Discography - During this test, doctors inject contrast dye to evaluate intervertebral discs (one or more) via x-ray or ct scans a possible pain source. The test evaluates the structural integrity of the discs and may be used to replicate back or leg pain.
Positron emission tomography (PET scan) - When cancer is suspected, a PET scan uses small amounts of radioactive isotopes to measure tissue changes at the cellular level.
Complete medical history.
Chronic pain therapy will be tailored to specific needs and circumstances. Due to rapid advances in medicine, a wide variety of medications and treatments are available for acute and chronic pain. Acute pain is usually managed with medications such as analgesics and anesthetics. However, some medicines are more effective when combined with other methods of treatment.
The goals of treating chronic pain are to:
Increase quality of life.
If chronic pain persists and interferes with your daily life despite treatment, you may want to seek help at a pain management clinic. You will both receive treatment and learn to cope with chronic pain. Treatment is usually provided by a team who works together to address all the possible causes of chronic pain.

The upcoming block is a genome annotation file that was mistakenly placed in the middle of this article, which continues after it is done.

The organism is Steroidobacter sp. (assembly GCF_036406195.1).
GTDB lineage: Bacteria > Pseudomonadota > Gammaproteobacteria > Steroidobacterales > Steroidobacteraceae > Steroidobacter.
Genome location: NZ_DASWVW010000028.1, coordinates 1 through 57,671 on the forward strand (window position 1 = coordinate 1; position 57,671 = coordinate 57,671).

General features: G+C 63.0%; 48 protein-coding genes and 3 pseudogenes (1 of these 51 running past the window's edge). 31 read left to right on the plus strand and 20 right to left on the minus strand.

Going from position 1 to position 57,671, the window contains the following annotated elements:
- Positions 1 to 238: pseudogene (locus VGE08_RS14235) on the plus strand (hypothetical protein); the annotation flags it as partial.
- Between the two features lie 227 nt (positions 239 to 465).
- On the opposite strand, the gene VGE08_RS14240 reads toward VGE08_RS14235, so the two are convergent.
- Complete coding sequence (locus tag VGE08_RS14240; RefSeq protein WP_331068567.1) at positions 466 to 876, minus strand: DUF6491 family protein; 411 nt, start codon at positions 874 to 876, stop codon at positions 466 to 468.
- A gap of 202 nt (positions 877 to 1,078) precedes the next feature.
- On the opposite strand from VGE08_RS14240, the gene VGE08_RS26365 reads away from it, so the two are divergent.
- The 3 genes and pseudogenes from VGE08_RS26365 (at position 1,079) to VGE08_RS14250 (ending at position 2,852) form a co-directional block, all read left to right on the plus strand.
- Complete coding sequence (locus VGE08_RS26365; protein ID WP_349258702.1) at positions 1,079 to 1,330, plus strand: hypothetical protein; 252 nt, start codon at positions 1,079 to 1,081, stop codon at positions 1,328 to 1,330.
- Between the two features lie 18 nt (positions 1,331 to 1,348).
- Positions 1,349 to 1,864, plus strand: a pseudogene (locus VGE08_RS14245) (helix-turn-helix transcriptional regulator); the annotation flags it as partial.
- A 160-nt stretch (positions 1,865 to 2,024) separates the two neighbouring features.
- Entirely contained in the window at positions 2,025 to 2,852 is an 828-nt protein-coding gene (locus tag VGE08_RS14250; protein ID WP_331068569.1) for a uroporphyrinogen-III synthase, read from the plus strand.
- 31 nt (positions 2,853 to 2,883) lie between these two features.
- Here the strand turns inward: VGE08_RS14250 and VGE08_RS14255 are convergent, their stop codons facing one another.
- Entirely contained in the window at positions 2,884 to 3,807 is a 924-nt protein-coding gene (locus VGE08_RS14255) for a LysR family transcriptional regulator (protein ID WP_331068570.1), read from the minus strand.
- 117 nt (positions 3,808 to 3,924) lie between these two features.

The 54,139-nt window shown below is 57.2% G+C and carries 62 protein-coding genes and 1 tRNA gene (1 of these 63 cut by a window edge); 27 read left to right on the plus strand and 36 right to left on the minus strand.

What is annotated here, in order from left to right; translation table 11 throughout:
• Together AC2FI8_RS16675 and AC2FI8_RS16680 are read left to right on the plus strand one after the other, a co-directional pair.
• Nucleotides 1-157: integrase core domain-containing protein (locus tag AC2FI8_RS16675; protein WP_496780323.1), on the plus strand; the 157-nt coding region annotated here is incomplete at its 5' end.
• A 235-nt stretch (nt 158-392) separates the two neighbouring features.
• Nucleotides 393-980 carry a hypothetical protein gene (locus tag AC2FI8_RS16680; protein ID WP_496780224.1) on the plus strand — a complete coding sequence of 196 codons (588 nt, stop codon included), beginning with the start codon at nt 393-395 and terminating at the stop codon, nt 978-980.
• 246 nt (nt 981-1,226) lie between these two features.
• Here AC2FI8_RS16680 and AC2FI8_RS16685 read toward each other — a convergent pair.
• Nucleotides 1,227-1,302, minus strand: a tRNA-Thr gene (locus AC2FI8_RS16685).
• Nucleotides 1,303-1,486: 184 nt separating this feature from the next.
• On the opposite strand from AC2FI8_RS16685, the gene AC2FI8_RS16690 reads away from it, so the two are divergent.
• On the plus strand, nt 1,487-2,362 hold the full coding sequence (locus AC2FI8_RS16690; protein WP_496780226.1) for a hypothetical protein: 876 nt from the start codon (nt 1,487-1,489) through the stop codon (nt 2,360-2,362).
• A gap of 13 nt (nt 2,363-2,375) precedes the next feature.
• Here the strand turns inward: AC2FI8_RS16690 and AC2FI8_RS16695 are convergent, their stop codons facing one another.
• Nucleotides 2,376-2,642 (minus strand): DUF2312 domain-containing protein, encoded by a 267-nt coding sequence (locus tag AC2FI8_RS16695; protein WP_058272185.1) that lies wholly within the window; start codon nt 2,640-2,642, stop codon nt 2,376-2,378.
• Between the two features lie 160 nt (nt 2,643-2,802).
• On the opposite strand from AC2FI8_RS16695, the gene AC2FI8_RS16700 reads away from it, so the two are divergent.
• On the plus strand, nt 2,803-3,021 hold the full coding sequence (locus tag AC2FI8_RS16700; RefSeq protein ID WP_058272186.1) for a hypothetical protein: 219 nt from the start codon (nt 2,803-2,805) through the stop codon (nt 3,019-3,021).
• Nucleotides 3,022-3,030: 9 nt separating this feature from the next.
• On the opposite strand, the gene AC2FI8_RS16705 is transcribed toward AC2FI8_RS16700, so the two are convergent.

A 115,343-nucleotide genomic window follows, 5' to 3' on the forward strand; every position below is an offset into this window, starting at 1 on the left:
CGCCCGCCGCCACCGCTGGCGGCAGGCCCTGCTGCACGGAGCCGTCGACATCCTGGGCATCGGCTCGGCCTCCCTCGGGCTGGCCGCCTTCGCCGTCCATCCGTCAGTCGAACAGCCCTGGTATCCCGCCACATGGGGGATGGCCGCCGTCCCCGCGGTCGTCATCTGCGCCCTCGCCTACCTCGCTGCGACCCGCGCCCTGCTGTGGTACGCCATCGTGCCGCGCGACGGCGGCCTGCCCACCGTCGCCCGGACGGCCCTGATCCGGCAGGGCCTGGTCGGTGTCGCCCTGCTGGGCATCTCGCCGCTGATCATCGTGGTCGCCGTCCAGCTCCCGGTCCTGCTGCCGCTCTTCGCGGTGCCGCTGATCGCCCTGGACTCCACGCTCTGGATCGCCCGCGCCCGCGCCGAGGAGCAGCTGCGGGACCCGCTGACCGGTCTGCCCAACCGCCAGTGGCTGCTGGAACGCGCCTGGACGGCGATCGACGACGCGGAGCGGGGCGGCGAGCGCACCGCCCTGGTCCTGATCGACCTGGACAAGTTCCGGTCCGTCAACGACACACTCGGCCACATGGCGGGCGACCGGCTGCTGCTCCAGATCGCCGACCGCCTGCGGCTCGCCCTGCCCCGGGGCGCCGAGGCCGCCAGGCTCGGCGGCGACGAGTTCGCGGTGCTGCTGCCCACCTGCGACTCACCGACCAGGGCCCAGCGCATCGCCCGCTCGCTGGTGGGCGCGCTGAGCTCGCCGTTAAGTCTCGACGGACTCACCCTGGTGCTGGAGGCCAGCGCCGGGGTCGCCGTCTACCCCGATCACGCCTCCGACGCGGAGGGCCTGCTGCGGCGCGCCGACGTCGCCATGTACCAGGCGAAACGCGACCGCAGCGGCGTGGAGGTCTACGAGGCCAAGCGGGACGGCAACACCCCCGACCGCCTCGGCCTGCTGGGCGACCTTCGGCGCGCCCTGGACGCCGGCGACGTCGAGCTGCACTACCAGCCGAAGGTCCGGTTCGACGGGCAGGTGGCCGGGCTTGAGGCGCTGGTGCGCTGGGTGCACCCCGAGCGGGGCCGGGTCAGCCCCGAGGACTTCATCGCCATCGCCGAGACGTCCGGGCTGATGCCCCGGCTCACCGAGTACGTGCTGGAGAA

Physical Therapy: A physiatrist or physical therapist can suggest an exercise program tailored for you to increase your daily functioning and decrease pain. Other treatments may include whirlpool therapy, ultrasound and deep-muscle massage.
Psychotherapy: Many people diagnosed with chronic pain feel emotional effects of the condition. These may include feelings of anger, sadness, hopelessness or despair. In addition, pain can alter one's personality, disrupt sleep, interfere with work and relationships and often have a profound effect on family members. Support and counseling from a psychiatrist or psychologist, combined with a comprehensive pain treatment program, may be needed. Psychotherapists might also specialize in relaxation training or biofeedback to relieve pain, lessen muscle spasms and reduce stress.
Alternative medicines may include:
Applying cold or warm compresses directly to the painful area.
Transcutaneous electrical nerve stimulation (TENS).
Ultrasound deep heating therapy.
NOTE: The above information is educational purpose. The information provided herein should not be used during any medical emergency or for the diagnosis or treatment of any medical condition.
DISCLAIMER: This information should not substitute for seeking responsible, professional medical care.